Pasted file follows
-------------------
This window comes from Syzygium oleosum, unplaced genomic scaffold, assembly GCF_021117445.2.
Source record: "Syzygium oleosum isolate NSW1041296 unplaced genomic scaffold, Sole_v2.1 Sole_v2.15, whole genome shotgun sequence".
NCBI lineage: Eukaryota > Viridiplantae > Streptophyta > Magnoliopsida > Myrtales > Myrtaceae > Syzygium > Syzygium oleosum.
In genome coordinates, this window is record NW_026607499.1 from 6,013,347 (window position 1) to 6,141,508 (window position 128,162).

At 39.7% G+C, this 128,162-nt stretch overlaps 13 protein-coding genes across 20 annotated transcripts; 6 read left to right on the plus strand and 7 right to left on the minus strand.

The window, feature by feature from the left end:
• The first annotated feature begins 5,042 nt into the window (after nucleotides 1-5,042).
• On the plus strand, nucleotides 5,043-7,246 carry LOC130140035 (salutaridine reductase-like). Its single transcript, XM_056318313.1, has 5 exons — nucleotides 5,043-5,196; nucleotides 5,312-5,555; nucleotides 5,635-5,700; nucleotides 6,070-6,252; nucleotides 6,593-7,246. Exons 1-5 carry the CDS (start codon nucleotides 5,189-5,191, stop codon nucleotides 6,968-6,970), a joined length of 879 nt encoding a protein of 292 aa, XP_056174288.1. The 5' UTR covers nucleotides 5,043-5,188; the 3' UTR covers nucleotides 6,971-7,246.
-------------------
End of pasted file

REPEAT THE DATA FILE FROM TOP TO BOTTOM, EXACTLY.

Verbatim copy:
This window comes from Syzygium oleosum, unplaced genomic scaffold, assembly GCF_021117445.2.
Source record: "Syzygium oleosum isolate NSW1041296 unplaced genomic scaffold, Sole_v2.1 Sole_v2.15, whole genome shotgun sequence".
NCBI lineage: Eukaryota > Viridiplantae > Streptophyta > Magnoliopsida > Myrtales > Myrtaceae > Syzygium > Syzygium oleosum.
In genome coordinates, this window is record NW_026607499.1 from 6,013,347 (window position 1) to 6,141,508 (window position 128,162).

At 39.7% G+C, this 128,162-nt stretch overlaps 13 protein-coding genes across 20 annotated transcripts; 6 read left to right on the plus strand and 7 right to left on the minus strand.

The window, feature by feature from the left end:
• The first annotated feature begins 5,042 nt into the window (after nucleotides 1-5,042).
• On the plus strand, nucleotides 5,043-7,246 carry LOC130140035 (salutaridine reductase-like). Its single transcript, XM_056318313.1, has 5 exons — nucleotides 5,043-5,196; nucleotides 5,312-5,555; nucleotides 5,635-5,700; nucleotides 6,070-6,252; nucleotides 6,593-7,246. Exons 1-5 carry the CDS (start codon nucleotides 5,189-5,191, stop codon nucleotides 6,968-6,970), a joined length of 879 nt encoding a protein of 292 aa, XP_056174288.1. The 5' UTR covers nucleotides 5,043-5,188; the 3' UTR covers nucleotides 6,971-7,246.